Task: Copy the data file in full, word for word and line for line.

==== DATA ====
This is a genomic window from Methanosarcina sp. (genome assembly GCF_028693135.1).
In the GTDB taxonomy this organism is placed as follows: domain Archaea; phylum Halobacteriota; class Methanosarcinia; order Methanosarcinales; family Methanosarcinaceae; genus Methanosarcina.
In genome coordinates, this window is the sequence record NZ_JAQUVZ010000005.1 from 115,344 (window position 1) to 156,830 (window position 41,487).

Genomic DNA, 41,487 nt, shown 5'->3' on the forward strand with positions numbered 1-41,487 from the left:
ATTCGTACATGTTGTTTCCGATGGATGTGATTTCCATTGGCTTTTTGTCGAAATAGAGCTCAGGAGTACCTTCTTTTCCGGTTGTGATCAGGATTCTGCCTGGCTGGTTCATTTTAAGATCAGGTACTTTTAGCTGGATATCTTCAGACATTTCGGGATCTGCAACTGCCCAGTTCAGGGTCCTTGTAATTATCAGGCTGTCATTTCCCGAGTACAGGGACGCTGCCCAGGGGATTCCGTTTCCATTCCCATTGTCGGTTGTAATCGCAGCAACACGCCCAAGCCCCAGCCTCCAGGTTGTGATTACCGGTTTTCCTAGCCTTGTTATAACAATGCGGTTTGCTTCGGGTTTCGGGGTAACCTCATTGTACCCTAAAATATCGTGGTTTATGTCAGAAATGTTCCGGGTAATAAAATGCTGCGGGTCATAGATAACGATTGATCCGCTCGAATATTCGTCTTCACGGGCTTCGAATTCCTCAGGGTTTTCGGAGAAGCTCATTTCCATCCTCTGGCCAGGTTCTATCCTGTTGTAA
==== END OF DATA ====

This is a genomic window from Methanosarcina sp. (genome assembly GCF_028693135.1).
In the GTDB taxonomy this organism is placed as follows: domain Archaea; phylum Halobacteriota; class Methanosarcinia; order Methanosarcinales; family Methanosarcinaceae; genus Methanosarcina.
In genome coordinates, this window is the sequence record NZ_JAQUVZ010000005.1 from 115,344 (window position 1) to 156,830 (window position 41,487).

Genomic DNA, 41,487 nt, shown 5'->3' on the forward strand with positions numbered 1-41,487 from the left:
ATTCGTACATGTTGTTTCCGATGGATGTGATTTCCATTGGCTTTTTGTCGAAATAGAGCTCAGGAGTACCTTCTTTTCCGGTTGTGATCAGGATTCTGCCTGGCTGGTTCATTTTAAGATCAGGTACTTTTAGCTGGATATCTTCAGACATTTCGGGATCTGCAACTGCCCAGTTCAGGGTCCTTGTAATTATCAGGCTGTCATTTCCCGAGTACAGGGACGCTGCCCAGGGGATTCCGTTTCCATTCCCATTGTCGGTTGTAATCGCAGCAACACGCCCAAGCCCCAGCCTCCAGGTTGTGATTACCGGTTTTCCTAGCCTTGTTATAACAATGCGGTTTGCTTCGGGTTTCGGGGTAACCTCATTGTACCCTAAAATATCGTGGTTTATGTCAGAAATGTTCCGGGTAATAAAATGCTGCGGGTCATAGATAACGATTGATCCGCTCGAATATTCGTCTTCACGGGCTTCGAATTCCTCAGGGTTTTCGGAGAAGCTCATTTCCATCCTCTGGCCAGGTTCTATCCTGTTGTAA